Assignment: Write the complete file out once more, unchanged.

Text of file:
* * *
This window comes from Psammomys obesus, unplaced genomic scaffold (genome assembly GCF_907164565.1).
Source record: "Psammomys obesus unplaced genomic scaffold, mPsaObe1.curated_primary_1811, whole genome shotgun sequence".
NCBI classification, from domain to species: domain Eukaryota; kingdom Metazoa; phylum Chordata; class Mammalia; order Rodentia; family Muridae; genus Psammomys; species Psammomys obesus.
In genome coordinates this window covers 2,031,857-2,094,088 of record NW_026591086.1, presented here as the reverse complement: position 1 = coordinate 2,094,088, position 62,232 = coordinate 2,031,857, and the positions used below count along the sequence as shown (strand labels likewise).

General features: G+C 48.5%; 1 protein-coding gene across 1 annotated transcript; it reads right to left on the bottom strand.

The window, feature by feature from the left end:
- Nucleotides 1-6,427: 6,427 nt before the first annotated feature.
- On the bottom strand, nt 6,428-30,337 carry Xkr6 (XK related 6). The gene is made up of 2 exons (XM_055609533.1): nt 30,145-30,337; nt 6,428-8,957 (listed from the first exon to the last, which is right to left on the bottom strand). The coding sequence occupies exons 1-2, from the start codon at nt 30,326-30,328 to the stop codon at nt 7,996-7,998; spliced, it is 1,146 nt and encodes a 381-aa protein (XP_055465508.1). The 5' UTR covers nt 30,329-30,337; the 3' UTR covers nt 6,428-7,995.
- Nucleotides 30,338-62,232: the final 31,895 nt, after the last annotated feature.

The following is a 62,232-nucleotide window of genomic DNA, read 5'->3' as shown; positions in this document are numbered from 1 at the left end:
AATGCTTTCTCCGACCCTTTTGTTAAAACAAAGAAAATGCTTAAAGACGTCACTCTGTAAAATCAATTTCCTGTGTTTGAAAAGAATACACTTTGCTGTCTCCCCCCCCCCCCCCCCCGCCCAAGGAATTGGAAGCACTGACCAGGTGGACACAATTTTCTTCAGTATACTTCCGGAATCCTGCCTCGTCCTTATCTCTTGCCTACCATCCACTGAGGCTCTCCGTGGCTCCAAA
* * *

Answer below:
This window comes from Psammomys obesus, unplaced genomic scaffold (genome assembly GCF_907164565.1).
Source record: "Psammomys obesus unplaced genomic scaffold, mPsaObe1.curated_primary_1811, whole genome shotgun sequence".
NCBI classification, from domain to species: domain Eukaryota; kingdom Metazoa; phylum Chordata; class Mammalia; order Rodentia; family Muridae; genus Psammomys; species Psammomys obesus.
In genome coordinates this window covers 2,031,857-2,094,088 of record NW_026591086.1, presented here as the reverse complement: position 1 = coordinate 2,094,088, position 62,232 = coordinate 2,031,857, and the positions used below count along the sequence as shown (strand labels likewise).

General features: G+C 48.5%; 1 protein-coding gene across 1 annotated transcript; it reads right to left on the bottom strand.

The window, feature by feature from the left end:
- Nucleotides 1-6,427: 6,427 nt before the first annotated feature.
- On the bottom strand, nt 6,428-30,337 carry Xkr6 (XK related 6). The gene is made up of 2 exons (XM_055609533.1): nt 30,145-30,337; nt 6,428-8,957 (listed from the first exon to the last, which is right to left on the bottom strand). The coding sequence occupies exons 1-2, from the start codon at nt 30,326-30,328 to the stop codon at nt 7,996-7,998; spliced, it is 1,146 nt and encodes a 381-aa protein (XP_055465508.1). The 5' UTR covers nt 30,329-30,337; the 3' UTR covers nt 6,428-7,995.
- Nucleotides 30,338-62,232: the final 31,895 nt, after the last annotated feature.

The following is a 62,232-nucleotide window of genomic DNA, read 5'->3' as shown; positions in this document are numbered from 1 at the left end:
AATGCTTTCTCCGACCCTTTTGTTAAAACAAAGAAAATGCTTAAAGACGTCACTCTGTAAAATCAATTTCCTGTGTTTGAAAAGAATACACTTTGCTGTCTCCCCCCCCCCCCCCCCCGCCCAAGGAATTGGAAGCACTGACCAGGTGGACACAATTTTCTTCAGTATACTTCCGGAATCCTGCCTCGTCCTTATCTCTTGCCTACCATCCACTGAGGCTCTCCGTGGCTCCAAA